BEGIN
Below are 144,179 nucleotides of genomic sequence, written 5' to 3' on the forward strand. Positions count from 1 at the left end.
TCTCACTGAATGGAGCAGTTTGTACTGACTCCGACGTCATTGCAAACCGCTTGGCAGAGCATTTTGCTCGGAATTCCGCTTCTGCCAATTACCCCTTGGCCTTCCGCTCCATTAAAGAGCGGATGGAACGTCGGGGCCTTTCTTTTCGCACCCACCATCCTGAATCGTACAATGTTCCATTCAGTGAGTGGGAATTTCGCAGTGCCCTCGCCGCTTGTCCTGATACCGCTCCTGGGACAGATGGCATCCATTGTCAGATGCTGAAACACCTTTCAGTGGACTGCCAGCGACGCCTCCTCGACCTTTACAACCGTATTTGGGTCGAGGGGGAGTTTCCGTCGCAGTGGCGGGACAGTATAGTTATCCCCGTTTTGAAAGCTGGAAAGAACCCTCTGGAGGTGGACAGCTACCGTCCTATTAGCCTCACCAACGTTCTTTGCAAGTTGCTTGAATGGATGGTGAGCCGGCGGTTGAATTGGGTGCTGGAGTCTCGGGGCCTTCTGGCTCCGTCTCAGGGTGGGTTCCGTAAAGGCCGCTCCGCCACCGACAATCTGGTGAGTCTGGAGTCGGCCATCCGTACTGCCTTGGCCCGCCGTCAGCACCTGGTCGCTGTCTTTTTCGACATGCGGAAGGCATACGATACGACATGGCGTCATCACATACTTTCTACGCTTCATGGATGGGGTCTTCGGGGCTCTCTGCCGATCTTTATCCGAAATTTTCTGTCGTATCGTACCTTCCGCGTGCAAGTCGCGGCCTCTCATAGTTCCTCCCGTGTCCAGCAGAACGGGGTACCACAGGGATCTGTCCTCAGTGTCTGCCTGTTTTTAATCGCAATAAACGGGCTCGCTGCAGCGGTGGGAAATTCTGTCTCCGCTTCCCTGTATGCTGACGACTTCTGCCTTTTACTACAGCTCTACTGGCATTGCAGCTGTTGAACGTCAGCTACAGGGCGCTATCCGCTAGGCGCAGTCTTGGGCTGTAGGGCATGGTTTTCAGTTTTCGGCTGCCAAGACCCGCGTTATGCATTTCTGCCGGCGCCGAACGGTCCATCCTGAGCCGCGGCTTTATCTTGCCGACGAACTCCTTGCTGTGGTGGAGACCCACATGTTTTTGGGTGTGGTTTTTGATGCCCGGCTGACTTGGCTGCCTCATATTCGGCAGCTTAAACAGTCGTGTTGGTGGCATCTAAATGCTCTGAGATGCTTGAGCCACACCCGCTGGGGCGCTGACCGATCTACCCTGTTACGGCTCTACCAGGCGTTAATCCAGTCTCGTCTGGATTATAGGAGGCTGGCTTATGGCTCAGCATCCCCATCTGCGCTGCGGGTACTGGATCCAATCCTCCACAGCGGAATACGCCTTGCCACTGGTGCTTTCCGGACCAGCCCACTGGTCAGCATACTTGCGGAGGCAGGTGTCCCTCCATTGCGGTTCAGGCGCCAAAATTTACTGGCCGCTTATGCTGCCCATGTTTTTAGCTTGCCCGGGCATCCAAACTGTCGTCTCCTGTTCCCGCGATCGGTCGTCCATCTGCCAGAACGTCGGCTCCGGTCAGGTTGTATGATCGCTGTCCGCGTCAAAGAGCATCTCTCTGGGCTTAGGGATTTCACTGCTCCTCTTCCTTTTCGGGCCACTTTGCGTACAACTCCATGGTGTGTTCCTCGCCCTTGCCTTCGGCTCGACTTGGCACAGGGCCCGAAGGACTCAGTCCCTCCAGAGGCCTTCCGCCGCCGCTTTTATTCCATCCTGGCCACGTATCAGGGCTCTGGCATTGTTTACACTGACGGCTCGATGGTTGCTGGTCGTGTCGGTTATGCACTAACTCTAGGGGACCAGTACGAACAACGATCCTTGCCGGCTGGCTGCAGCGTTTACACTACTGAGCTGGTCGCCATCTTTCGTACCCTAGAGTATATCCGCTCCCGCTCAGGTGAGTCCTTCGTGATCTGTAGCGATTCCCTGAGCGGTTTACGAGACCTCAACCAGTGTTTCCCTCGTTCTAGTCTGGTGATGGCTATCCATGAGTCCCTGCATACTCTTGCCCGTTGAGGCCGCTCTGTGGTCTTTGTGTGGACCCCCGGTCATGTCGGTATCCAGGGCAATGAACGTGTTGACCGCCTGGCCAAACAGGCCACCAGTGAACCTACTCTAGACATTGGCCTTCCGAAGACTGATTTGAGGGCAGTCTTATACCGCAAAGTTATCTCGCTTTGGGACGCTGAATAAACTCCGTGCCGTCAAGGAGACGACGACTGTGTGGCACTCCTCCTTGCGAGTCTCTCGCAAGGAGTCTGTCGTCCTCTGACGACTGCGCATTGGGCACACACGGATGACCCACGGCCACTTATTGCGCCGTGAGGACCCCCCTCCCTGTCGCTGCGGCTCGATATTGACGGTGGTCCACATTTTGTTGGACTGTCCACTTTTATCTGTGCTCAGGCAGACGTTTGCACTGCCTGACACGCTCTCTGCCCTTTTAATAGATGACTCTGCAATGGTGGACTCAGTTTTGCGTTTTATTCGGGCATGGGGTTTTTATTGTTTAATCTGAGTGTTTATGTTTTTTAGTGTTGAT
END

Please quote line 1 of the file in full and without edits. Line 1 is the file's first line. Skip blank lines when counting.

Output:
Below are 144,179 nucleotides of genomic sequence, written 5' to 3' on the forward strand. Positions count from 1 at the left end.